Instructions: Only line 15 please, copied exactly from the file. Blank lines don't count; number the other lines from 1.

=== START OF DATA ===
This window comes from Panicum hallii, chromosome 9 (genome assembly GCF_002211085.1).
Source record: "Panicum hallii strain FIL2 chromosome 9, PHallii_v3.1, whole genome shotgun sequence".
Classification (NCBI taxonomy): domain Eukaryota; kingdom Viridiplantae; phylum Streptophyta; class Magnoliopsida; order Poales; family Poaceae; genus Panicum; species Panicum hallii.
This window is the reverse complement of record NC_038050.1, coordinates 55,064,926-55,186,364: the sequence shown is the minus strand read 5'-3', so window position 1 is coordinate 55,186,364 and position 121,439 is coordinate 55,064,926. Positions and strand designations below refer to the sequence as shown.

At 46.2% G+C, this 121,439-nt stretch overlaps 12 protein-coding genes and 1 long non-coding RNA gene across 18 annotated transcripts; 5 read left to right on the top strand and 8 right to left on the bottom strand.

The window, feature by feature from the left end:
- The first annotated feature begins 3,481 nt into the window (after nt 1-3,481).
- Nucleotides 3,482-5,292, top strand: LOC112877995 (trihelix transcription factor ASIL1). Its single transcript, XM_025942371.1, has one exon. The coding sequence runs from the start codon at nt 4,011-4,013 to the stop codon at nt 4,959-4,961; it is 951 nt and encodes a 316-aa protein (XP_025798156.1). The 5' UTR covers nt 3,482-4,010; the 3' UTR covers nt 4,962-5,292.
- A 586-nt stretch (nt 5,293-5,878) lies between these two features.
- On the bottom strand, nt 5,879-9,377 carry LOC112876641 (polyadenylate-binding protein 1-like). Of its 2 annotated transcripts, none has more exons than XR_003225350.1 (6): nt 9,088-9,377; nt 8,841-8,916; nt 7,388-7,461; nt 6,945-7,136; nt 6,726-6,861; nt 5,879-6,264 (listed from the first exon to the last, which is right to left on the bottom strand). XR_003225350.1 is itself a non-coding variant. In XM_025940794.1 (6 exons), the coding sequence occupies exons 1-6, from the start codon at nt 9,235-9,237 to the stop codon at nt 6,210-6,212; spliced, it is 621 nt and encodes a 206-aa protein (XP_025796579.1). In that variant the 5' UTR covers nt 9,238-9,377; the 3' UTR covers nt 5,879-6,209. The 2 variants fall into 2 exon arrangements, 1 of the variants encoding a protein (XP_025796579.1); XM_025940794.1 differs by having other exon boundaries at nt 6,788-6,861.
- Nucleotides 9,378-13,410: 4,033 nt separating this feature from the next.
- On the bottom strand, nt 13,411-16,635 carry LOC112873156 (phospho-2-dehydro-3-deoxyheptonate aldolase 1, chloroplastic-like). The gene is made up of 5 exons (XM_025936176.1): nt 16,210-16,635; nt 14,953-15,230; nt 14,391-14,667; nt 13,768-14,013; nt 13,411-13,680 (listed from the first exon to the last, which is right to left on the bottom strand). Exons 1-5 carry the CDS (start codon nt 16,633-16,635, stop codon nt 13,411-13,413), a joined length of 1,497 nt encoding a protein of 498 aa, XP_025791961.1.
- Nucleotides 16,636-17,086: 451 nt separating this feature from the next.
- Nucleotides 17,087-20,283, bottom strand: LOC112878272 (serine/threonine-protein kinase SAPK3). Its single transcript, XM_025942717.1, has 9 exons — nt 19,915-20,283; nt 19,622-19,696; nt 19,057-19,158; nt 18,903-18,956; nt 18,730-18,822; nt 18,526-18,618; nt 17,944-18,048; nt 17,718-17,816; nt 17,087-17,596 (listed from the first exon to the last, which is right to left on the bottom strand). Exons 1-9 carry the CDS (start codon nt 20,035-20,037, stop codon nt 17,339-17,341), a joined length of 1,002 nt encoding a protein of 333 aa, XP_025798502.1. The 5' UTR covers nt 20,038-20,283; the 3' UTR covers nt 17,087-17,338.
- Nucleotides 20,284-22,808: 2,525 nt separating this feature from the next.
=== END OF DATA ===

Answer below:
- Nucleotides 20,284-22,808: 2,525 nt separating this feature from the next.